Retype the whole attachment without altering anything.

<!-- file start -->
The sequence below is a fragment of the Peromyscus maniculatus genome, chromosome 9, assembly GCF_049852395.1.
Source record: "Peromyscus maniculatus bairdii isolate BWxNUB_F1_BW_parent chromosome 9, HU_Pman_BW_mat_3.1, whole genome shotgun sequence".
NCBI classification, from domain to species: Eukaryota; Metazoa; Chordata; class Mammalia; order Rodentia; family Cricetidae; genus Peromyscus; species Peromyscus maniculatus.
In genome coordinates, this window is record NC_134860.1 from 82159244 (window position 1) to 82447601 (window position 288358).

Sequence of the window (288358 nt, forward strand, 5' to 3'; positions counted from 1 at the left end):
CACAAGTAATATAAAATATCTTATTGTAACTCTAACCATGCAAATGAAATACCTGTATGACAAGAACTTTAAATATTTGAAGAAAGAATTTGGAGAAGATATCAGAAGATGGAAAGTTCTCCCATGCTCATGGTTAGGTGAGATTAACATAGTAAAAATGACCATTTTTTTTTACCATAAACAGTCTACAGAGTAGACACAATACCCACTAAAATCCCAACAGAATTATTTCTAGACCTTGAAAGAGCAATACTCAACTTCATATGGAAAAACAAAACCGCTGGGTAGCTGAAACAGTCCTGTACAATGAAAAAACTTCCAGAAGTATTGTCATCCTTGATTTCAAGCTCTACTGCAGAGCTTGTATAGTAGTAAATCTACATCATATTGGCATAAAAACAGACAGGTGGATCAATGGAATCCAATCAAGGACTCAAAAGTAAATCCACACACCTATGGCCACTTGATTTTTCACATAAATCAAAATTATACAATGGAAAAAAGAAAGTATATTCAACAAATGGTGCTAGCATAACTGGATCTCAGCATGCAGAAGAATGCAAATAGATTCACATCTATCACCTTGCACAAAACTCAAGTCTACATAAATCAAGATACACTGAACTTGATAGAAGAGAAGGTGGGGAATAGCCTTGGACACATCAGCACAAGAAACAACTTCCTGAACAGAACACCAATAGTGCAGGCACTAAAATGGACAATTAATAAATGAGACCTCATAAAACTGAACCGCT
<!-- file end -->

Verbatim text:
The sequence below is a fragment of the Peromyscus maniculatus genome, chromosome 9, assembly GCF_049852395.1.
Source record: "Peromyscus maniculatus bairdii isolate BWxNUB_F1_BW_parent chromosome 9, HU_Pman_BW_mat_3.1, whole genome shotgun sequence".
NCBI classification, from domain to species: Eukaryota; Metazoa; Chordata; class Mammalia; order Rodentia; family Cricetidae; genus Peromyscus; species Peromyscus maniculatus.
In genome coordinates, this window is record NC_134860.1 from 82159244 (window position 1) to 82447601 (window position 288358).

Sequence of the window (288358 nt, forward strand, 5' to 3'; positions counted from 1 at the left end):
CACAAGTAATATAAAATATCTTATTGTAACTCTAACCATGCAAATGAAATACCTGTATGACAAGAACTTTAAATATTTGAAGAAAGAATTTGGAGAAGATATCAGAAGATGGAAAGTTCTCCCATGCTCATGGTTAGGTGAGATTAACATAGTAAAAATGACCATTTTTTTTTACCATAAACAGTCTACAGAGTAGACACAATACCCACTAAAATCCCAACAGAATTATTTCTAGACCTTGAAAGAGCAATACTCAACTTCATATGGAAAAACAAAACCGCTGGGTAGCTGAAACAGTCCTGTACAATGAAAAAACTTCCAGAAGTATTGTCATCCTTGATTTCAAGCTCTACTGCAGAGCTTGTATAGTAGTAAATCTACATCATATTGGCATAAAAACAGACAGGTGGATCAATGGAATCCAATCAAGGACTCAAAAGTAAATCCACACACCTATGGCCACTTGATTTTTCACATAAATCAAAATTATACAATGGAAAAAAGAAAGTATATTCAACAAATGGTGCTAGCATAACTGGATCTCAGCATGCAGAAGAATGCAAATAGATTCACATCTATCACCTTGCACAAAACTCAAGTCTACATAAATCAAGATACACTGAACTTGATAGAAGAGAAGGTGGGGAATAGCCTTGGACACATCAGCACAAGAAACAACTTCCTGAACAGAACACCAATAGTGCAGGCACTAAAATGGACAATTAATAAATGAGACCTCATAAAACTGAACCGCT